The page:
Along with the large NPAC chamber, there are two additional smaller chambers, the cube and the 4′ x 4′. These two smaller chambers were designed to accommodate small devices, such as microbial samplers or air scrubbers. The cube measures exactly one cubic meter, this size allows for easier calculations to determine microbial counts in the air. The 4′ x 4′ chamber, pictured to the right, is named for it’s size. This chamber is used more often and has been modified to allow scientists to interact with devices while inside the chamber. In the large NPAC chamber, although it more closely simulates an actual room, devices must be controlled remotely. The 4′ x 4’s modifications to allow for direct interaction, can be a benefit to some clients whose devices do not have this option.
All chambers are decontaminated fully at the end of each aerosol run and no laboratory personnel may enter or open a chamber until it has been decontaminated. The decontamination method has been verified with internal validation tests for each of the germs used for aerobiological testing. Safety is of utmost importance at Microchem Laboratory and aerosol testing is not an exception.
The Microbial Challenge
Germs are everywhere; they surround us in our everyday lives. Most bacteria are harmless to humans and in fact help us with many aspects of daily life. They thrive in our gut to aid with digestion of food, they ferment our alcoholic beverages, and they break down bio-hazardous material in the water treatment process. On the other hand, some bacteria can make humans very sick.
Microorganisms that cause disease are referred to as pathogens. Although there are fewer pathogenic species compared to the microorganisms that are benign, bacteria, fungi, and viruses that cause diseases are more recognizable due to their infamy. Combating the more virulent microorganisms involves extensive antibiotic therapy unless infection can be mitigated with vaccination of a large number of the population to avoid outbreaks or diligent disinfection in high risk areas such as hospitals.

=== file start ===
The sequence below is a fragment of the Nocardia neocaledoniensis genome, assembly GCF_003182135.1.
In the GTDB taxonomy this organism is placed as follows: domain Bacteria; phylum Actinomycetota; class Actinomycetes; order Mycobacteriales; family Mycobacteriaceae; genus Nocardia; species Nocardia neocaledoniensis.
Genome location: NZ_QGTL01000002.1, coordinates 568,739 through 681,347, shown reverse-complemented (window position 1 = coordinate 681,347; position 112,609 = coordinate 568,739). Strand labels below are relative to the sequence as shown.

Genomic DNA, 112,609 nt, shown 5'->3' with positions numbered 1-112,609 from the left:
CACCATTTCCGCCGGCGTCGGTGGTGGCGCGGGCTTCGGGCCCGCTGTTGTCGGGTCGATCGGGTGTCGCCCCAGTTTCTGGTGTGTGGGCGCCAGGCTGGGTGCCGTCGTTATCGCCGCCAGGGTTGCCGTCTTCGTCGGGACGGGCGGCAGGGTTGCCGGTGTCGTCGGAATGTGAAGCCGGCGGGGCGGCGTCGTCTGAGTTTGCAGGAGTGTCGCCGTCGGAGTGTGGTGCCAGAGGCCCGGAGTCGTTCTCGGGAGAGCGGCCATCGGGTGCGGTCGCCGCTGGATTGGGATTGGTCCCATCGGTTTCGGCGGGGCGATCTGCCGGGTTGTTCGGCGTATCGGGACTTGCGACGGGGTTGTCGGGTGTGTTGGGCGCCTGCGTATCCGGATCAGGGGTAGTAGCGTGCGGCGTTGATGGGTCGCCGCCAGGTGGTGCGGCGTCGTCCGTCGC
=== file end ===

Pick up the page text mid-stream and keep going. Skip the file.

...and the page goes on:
Infectious microorganisms are most dangerous when transmitted through the air. They are invisible to the naked eye and exist everywhere. If an infected person sneezes they have aerosolized an unknown number of virulent microorganisms. There are limited options when trying to control bacteria once it has been aerosolized.
The following list includes some of the microorganisms that are pathogenic and have the potential to become aerosolized:
- Mycobacterium tuberculosis, TB
- Bordetella pertussis, Whooping cough
- Haemophilus influenzae, Opportunistic bacterial pathogen
- Pseudomonas aeruginosa, Adaptive bacteria which causes many diseases
- Influenza, Flu causing virus
- Rhinovirus, Common cold virus
- Aspergillus, Fungal lung infections called Aspergillosis
At Microchem Laboratory, we do not aerosolize pathogens. However, we have many surrogates to choose from that are representative of pathogenic microorganisms but with considerably less risk to scientists. For more information about the bacteria, viruses, and fungal species that are aerosolized at the lab, contact the laboratory and speak with one of our knowledgeable scientists.